For the 2001 Planet of the Apes movie, there were at least three (adult, young adult etc.) book adaptations quickly written and released and forgotten. I suppose no-one could believe in a stagnant society divided into three strata: aggressive gorilla soldiers, pedantic and politically conservative orangutan administrators, and liberal chimpanzee intellectuals.


#38

Absolutely. I recommend it without reservation. I read it in English and then it was one of the first books I got through in French. That said, it’s very different than either the Heston movie (which isn’t bad, just very different from the book) or the more modern pieces of shit, actually I take that back. The Mark Wahlberg adaptation was shit, but the newer Rise of the Planet of the Apes, while not great, had some redeeming qualities.


#39

War of the Worlds kills off the aliens by means of a disease, and I know lots of people call that a cop-out ending. The book does foreshadow it, though, and I would argue it is needed for both the theme and logic of the story.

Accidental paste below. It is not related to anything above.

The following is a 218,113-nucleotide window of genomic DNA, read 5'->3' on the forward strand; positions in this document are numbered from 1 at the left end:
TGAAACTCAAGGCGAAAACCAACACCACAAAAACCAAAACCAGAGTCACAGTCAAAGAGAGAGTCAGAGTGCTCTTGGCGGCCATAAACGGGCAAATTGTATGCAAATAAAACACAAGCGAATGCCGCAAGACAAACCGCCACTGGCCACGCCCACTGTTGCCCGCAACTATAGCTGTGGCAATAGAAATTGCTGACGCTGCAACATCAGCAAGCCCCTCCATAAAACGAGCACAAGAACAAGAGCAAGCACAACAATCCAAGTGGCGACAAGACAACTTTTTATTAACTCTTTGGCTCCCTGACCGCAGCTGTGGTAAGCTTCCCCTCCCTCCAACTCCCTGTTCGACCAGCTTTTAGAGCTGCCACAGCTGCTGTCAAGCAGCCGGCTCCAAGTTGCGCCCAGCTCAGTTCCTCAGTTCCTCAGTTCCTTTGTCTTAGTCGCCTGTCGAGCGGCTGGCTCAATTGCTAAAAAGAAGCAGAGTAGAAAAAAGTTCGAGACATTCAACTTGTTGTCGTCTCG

When the book was written, it was the height of British power, when acceptance of germ theory and evolution were still relatively new. So now enter the Martians, who are from a planet thought to be much older than ours, and so should be much more evolved still. The book opens by talking about them studying us the same indifferent way we study microbes. Plainly, the British are not going to have more luck fighting them off than other people have had against their superior technology. Little successes, but a lasting victory would make no sense.

The only hope is that their longer evolution has left them unsuited for our world. And so, in the end, we turn back to the microbes. Presumably they were eliminated by Martians ages ago, and so they have lost their defenses against them; and now germs destroy what guns and steel could not. Really, it seems like the only way it could end.

There’s a lot of this that we now know isn’t right, and it’s hard to imagine how it could be updated without falling over on that, the deus ex microbia included. But except for the aliens digesting people, I think that in light of the science discovered at the time, the original stands out as one of the stories that takes the least liberties with it.


#40

Wait that is a thing? Eww. No I have only read the original story. For a few years now I have been reading both Wells and Verne for fun. Verne is good fun but a lot of it reads like a travelog more than an adventure story.